A Diachronic View of Old French Genitive Constructions

  • Deborah Arteaga
  • Julia Herschensohn
Part of the Studies in Natural Language and Linguistic Theory book series (SNLT, volume 88)


In Old French, genitive structures both mirrored and differed from those found in Modern French. Prepositional genitives were found (i.e., la nièce au duc, la nièce du duc both ‘the duke’s niece’), but there were also structures without prepositions, the juxtaposition genitive, JG (cf. Arteaga D. On Old French genitive constructions. In: Amastae J, Goodall G, Montalbetti M, Phinney M (eds) Contemporary research in Romance linguistics. J. Benjamins, Amsterdam, pp 79–90, 1995; Arteaga D, Herschensohn J. A phase-based analysis of old French genitive constructions. In Colina S, Olarrea A, Carvalho AM (eds) Romance Linguistics 2009: selected papers from the 39th annual conference of the Linguistic symposium on the romance languages. J. Benjamins, Amsterdam/Philadelphia, pp 285–300, 2010; Delfitto and Paradisi 2009) type la nièce duc or la/le duc nièce.). In an analysis focusing on the evolution of the genitive, we propose that the JG in Old French has directly inherited the same structure in Latin, although Latin had no definite article. In later OF, when case endings ceased to be pronounced, case had to be checked by a preposition. At that point, children no longer had the morphological cues (Lightfoot D. The development of language: acquisition, change, and evolution. Blackwell, Oxford, 1999) to assign a genitive meaning to the possessor, the JG was lost. The reason for the narrowing of the à genitives can be explained by the fact that dative à has always been limited to persons (Herslund M. Problèmes de syntaxe de l’ancien français. Compléments datifs et génitifs. Akademisk Forlag, Uppsala, 1980).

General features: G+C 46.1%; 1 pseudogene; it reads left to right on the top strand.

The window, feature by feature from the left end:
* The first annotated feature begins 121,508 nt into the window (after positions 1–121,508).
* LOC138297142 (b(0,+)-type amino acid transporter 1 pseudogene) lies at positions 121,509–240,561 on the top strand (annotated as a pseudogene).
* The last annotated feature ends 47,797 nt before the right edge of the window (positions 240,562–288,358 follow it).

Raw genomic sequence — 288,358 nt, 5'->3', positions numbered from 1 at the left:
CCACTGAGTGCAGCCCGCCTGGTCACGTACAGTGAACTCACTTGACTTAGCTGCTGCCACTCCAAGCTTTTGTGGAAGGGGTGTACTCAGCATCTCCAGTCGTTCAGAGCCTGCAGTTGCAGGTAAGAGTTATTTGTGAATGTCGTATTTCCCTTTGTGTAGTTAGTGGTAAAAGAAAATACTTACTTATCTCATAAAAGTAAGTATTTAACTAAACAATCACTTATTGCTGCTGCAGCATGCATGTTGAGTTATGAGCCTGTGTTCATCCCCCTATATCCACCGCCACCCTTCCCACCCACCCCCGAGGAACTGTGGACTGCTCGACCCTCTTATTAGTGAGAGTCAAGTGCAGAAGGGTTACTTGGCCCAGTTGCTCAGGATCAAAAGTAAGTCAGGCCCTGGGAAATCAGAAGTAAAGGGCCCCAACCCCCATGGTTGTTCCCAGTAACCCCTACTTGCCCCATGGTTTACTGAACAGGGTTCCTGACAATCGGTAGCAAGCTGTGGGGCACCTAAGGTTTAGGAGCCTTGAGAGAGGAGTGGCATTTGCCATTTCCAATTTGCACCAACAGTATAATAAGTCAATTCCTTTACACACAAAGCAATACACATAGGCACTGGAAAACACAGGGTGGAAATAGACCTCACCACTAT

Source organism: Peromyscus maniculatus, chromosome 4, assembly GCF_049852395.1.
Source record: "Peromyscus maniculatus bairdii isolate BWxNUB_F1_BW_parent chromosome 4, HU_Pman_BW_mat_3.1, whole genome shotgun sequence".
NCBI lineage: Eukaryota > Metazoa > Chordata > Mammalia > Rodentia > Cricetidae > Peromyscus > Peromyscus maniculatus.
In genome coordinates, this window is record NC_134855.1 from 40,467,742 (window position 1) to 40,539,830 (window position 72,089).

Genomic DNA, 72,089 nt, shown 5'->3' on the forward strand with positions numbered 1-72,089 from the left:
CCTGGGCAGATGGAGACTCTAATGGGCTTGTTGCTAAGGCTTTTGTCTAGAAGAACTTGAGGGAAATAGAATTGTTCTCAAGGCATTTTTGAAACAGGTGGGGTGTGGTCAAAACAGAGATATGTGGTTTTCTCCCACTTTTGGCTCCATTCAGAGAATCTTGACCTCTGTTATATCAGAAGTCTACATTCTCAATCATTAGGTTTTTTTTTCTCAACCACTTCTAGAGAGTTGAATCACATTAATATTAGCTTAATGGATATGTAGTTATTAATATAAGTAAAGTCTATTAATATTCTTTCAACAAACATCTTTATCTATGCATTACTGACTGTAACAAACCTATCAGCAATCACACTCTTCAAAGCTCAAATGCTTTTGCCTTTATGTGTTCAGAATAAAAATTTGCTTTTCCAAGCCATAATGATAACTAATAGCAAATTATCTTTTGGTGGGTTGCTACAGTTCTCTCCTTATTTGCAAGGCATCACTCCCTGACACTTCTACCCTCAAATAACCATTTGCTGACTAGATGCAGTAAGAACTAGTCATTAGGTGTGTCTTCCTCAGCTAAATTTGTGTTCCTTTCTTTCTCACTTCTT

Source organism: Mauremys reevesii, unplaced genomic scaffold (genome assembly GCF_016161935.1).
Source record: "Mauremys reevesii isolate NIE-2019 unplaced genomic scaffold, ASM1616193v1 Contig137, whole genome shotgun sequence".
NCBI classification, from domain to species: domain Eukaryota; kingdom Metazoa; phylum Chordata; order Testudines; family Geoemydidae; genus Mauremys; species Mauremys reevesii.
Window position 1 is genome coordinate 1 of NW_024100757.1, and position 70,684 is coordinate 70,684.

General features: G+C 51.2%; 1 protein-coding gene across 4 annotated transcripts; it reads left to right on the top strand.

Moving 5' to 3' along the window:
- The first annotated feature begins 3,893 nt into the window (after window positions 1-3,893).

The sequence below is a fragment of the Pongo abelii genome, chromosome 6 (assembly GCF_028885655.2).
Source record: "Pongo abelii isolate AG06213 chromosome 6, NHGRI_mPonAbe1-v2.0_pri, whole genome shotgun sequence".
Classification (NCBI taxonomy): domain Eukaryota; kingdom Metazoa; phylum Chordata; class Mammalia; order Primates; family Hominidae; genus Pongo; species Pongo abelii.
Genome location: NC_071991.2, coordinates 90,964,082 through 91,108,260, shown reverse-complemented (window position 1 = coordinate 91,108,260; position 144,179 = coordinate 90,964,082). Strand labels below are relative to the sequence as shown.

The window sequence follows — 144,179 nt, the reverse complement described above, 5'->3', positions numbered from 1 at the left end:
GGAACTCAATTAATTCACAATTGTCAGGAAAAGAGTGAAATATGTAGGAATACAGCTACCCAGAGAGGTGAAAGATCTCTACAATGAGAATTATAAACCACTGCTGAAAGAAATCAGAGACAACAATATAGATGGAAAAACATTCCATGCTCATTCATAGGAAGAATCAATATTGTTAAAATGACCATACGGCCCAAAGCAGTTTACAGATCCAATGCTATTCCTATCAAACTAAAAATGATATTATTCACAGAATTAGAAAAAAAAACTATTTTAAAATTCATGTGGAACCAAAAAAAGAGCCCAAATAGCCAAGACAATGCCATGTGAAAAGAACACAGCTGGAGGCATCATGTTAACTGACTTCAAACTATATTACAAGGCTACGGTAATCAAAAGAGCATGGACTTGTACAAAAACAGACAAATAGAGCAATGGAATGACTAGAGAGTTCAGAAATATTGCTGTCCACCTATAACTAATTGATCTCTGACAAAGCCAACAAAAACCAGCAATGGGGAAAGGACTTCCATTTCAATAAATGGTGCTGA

Head Noun Definite Article Indirect Object Language Change Genitive Structure 
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Copyright information

© Springer Science+Business Media Dordrecht. 2013

Authors and Affiliations

  1. 1.Department of Foreign LanguagesUniversity of NevadaLas VegasUSA
  2. 2.Department of LinguisticsUniversity of WashingtonSeattleUSA

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